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Title: Váh  
Author: World Heritage Encyclopedia
Language: English
Subject: History of Slovakia, Romans in Slovakia, Piešťany, Sereď, Liptovský Hrádok
Collection: Rivers of Slovakia, Tributaries of the Danube
Publisher: World Heritage Encyclopedia


The Váh near Piešťany.
Country Slovakia
Primary source Čierny Váh
 - location Kráľova hoľa, Nízke Tatry
Secondary source Biely Váh
 - location Važecká dolina, Vysoké Tatry
Mouth Danube River
 - location Komárno
 - elevation 106.5 m (349 ft)
Length 406 km (252 mi)
Basin 15,075 km2 (5,820 sq mi)
 - average 152 m3/s (5,368 cu ft/s)
 - max 1,825 m3/s (64,449 cu ft/s)
 - min 22.3 m3/s (788 cu ft/s)
Wikimedia Commons:

The Váh (German: Waag;[1] Hungarian: Vág;[2][3] Polish: Wag[4]) is the longest river within Slovakia. Towns on the river include Liptovský Hrádok, Liptovský Mikuláš, Ružomberok, Vrútky, Žilina, Bytča, Považská Bystrica, Púchov, Ilava, Dubnica nad Váhom, Nemšová, Trenčín, Nové Mesto nad Váhom, Piešťany, Hlohovec, Sereď, Šaľa, Kolárovo and Komárno.


  • Geography 1
  • References 2
  • Sources 3
  • External links 4


A left tributary of the Danube river, the Váh is 406 kilometres (252 mi) long, including its Čierny Váh branch. Its two sources, the Biely Váh (White Váh) and the Čierny Váh (Black Váh), are located in the Vysoké Tatry (High Tatras) and Nízke Tatry (Low Tatra) mountains, respectively, and it flows over northern and western Slovakia and finally feeds into the Danube near Komárno. The left tributaries are Demänovka, Revúca, Ľubochnianka, Turiec, Rajčanka and Nitra rivers, and the right tributaries are Belá, Orava, Varínka, Kysuca, Biela voda, Vlára, Dubová, Dudváh and Malý Dunaj rivers. In late medieval time it was a property of Stibor of Stiboricz and his son Stibor of Beckov of the Clan of Ostoja, later passing to Maurice Benyovszky as a gift of Maria Theresa.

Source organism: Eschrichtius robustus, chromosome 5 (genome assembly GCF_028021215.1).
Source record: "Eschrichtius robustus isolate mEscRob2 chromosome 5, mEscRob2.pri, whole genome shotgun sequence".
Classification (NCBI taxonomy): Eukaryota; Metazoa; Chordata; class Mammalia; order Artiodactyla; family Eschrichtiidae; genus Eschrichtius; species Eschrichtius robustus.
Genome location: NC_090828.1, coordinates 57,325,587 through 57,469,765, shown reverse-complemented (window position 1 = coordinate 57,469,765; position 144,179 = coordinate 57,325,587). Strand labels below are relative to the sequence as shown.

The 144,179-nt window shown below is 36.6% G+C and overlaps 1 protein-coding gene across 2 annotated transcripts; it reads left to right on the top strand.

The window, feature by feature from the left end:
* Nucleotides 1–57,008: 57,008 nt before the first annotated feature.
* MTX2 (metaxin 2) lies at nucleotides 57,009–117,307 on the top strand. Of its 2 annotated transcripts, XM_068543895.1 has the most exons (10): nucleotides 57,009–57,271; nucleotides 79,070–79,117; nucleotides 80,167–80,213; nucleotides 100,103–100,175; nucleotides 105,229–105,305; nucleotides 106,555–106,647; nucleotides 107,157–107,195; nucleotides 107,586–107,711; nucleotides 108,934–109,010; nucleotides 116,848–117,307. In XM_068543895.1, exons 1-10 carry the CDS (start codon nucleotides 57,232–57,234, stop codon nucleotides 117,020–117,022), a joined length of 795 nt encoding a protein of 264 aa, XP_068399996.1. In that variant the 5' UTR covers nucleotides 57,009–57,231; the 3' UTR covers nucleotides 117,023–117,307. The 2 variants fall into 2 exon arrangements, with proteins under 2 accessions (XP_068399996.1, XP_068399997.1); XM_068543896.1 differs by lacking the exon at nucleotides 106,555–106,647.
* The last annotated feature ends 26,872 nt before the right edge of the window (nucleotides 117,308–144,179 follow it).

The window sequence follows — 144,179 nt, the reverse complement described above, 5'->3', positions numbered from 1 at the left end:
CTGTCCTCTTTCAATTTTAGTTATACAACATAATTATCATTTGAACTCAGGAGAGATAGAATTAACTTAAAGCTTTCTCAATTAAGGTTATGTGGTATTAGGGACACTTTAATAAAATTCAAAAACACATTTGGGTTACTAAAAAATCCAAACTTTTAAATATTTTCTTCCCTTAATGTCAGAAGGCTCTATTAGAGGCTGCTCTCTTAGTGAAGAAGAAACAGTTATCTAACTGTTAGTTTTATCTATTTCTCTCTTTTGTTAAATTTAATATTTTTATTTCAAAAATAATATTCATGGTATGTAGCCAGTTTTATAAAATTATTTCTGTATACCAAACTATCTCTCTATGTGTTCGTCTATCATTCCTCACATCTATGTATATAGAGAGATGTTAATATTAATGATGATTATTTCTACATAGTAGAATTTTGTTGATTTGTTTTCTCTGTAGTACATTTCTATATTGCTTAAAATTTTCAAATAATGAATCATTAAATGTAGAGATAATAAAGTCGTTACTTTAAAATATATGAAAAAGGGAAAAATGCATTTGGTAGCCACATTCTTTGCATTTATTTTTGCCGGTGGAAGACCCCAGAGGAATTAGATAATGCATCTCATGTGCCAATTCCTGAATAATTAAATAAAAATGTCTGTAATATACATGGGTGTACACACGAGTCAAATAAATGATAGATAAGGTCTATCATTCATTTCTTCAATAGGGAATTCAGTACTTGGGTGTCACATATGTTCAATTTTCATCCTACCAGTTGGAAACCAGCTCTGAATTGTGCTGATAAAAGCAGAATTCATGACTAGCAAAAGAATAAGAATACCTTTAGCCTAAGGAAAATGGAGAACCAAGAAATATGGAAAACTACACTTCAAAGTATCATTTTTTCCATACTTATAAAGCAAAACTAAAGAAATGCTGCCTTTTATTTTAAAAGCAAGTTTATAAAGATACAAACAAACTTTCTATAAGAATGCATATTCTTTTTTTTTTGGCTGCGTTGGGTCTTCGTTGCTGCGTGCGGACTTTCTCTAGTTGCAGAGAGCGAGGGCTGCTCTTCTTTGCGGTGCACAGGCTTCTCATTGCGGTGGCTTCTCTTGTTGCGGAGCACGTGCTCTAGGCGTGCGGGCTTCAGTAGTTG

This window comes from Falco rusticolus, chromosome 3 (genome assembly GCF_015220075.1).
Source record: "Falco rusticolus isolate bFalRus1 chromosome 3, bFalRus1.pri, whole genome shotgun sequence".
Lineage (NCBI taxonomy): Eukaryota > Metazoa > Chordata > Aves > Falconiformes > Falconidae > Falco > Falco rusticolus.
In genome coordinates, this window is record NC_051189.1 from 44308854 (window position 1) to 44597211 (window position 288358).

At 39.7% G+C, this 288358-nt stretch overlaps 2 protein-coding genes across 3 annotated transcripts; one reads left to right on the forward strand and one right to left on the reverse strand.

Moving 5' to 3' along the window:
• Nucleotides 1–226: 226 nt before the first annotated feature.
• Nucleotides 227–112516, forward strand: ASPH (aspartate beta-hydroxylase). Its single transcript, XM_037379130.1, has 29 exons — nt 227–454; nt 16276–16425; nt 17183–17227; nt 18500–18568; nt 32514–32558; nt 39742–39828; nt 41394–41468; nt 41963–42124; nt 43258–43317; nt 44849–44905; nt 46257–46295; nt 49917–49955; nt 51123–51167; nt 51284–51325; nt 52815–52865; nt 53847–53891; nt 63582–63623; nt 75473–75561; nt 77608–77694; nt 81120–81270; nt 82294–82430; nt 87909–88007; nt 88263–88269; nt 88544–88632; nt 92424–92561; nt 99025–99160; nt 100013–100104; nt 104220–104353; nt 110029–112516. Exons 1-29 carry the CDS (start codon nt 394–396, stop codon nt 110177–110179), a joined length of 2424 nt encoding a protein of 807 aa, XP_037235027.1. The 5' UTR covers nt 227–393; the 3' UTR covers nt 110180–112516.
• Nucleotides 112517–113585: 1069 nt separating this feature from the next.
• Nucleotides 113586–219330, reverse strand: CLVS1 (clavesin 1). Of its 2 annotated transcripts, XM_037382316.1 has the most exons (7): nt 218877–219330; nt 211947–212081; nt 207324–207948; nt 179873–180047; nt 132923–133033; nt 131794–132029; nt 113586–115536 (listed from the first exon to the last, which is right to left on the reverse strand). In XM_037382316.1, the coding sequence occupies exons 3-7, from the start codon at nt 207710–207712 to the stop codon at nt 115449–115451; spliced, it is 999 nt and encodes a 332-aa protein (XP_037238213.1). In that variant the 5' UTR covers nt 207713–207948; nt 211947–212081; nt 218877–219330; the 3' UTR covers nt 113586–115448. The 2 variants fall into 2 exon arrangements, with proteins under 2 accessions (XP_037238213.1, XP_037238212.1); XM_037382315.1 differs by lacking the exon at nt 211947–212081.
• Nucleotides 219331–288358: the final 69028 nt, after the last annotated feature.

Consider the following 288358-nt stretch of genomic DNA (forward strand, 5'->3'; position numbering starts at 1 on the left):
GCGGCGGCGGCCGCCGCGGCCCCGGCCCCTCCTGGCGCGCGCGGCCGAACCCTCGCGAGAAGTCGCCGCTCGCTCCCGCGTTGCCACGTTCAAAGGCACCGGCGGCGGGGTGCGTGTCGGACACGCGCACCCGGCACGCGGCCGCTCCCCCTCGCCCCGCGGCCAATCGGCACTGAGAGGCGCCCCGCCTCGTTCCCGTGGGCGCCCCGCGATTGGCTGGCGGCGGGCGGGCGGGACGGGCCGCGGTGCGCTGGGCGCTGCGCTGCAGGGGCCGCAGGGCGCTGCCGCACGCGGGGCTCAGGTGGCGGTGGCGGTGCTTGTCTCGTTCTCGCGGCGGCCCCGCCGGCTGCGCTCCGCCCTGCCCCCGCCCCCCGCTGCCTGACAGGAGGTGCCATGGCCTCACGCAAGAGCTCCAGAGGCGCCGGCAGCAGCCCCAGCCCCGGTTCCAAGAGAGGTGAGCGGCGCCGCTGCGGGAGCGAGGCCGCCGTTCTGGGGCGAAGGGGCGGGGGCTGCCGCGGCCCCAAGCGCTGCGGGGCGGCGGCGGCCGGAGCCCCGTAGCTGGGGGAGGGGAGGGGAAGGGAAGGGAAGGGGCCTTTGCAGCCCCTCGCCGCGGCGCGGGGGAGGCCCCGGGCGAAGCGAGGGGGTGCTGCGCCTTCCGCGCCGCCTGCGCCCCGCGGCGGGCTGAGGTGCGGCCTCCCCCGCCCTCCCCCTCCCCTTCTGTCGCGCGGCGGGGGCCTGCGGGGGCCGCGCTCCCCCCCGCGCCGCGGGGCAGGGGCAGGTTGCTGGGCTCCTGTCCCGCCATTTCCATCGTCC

It includes canals, artificial dams (Čierny Váh, Liptovská Mara, Bešeňová, Krpeľany, Žilina, Hričov, Nosice, Sĺňava, Madunice, Kráľová and Selice) and 16 hydropower stations, whose construction started in the 1930s and increased after World War II. The main Slovak limited-access motorway is along the Váh (BratislavaTrenčínPovažská BystricaŽilina and RužomberokPoprad), as well as the main railway Bratislava – Žilina – Košice.


  1. ^ The Cambridge Ancient History. Cambridge University Press. 1970. ISBN 0-521-26335-2
  2. ^ Kocsis, Károly (2001). Towns in Slovakia with absolute Hungarian majority. p. 73.  
  3. ^ Felbermann, Louis. Hungary and Its People. Retrieved 2008-07-02. 
  4. ^ Wag w Słowniku geograficznym Królestwa Polskiego i innych krajów słowiańskich (in Geographical Dictionary of Polish Kingdom and other Slavic countries).


  • Rural Development Programme of the SR 2007-2013

External links

  • Media related to at Wikimedia Commons

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